NORWICH – In the wake of the shooting at Stoneman Douglas High School in Parkland, Florida last week that left 17 students dead and rekindled a national debate, Norwich City School District Superintendent Gerard O'Sullivan discussed some of school district's processes in the event of a school emergency.
During Wednesday's meeting, O'Sullivan presented graphics that displayed data showing the spread of school shootings across the country since the year 1991. He noted that school shootings are occurring nationwide on almost a monthly basis in present day.
"I don't know if it's a mental health issue, I don't know if it's a gun control issue. All I know is we've got red dots spreading across the country and if these were airplanes going down, we would have solved this problem a long time ago," said O'Sullivan, referring to a graphic that depicted school shootings in America.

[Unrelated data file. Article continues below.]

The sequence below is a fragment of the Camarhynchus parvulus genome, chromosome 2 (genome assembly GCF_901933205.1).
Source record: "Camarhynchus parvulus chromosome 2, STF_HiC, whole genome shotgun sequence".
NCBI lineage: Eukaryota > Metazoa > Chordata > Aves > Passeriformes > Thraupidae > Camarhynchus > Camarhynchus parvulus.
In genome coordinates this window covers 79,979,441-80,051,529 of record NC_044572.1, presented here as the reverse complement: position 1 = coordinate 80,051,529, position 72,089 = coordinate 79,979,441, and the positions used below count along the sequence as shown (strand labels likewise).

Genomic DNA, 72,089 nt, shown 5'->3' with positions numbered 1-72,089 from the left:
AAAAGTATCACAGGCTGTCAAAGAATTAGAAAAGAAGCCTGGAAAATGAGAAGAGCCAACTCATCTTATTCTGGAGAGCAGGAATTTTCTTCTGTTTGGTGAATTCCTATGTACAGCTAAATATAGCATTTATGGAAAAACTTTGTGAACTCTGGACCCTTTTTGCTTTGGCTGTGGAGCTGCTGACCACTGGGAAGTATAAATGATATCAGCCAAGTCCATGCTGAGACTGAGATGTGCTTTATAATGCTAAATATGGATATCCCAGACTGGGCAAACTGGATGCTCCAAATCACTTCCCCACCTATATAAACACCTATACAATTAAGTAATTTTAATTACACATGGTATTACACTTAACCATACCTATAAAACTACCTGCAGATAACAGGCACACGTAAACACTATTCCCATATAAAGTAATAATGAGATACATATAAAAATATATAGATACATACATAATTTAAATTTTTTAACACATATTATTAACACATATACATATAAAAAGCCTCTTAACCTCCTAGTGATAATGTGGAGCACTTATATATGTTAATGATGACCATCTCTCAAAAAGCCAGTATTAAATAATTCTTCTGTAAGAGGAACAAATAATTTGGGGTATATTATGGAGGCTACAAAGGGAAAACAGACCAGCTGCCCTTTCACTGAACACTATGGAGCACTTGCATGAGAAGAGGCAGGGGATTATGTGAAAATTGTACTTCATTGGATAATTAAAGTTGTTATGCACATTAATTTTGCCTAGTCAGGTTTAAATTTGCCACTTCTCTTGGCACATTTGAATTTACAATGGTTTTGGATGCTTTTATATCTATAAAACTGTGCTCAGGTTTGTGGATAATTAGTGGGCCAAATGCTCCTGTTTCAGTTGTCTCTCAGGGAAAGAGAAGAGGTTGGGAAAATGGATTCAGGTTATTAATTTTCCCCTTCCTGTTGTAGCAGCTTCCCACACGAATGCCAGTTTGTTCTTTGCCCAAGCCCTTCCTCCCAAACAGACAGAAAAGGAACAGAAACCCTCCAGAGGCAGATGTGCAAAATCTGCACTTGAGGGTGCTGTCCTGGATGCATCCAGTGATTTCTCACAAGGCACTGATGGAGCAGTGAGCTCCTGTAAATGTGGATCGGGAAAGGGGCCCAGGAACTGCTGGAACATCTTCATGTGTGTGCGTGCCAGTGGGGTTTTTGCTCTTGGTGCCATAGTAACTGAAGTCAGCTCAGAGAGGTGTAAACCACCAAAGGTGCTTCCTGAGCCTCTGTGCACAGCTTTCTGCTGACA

O'Sullivan described a two-pronged approach used by the district to help ensure one of these tragedies doesn't manifest in Norwich schools: the first being developing solid relationships with students, and the second being developing concrete plans that would combat any potential external threats.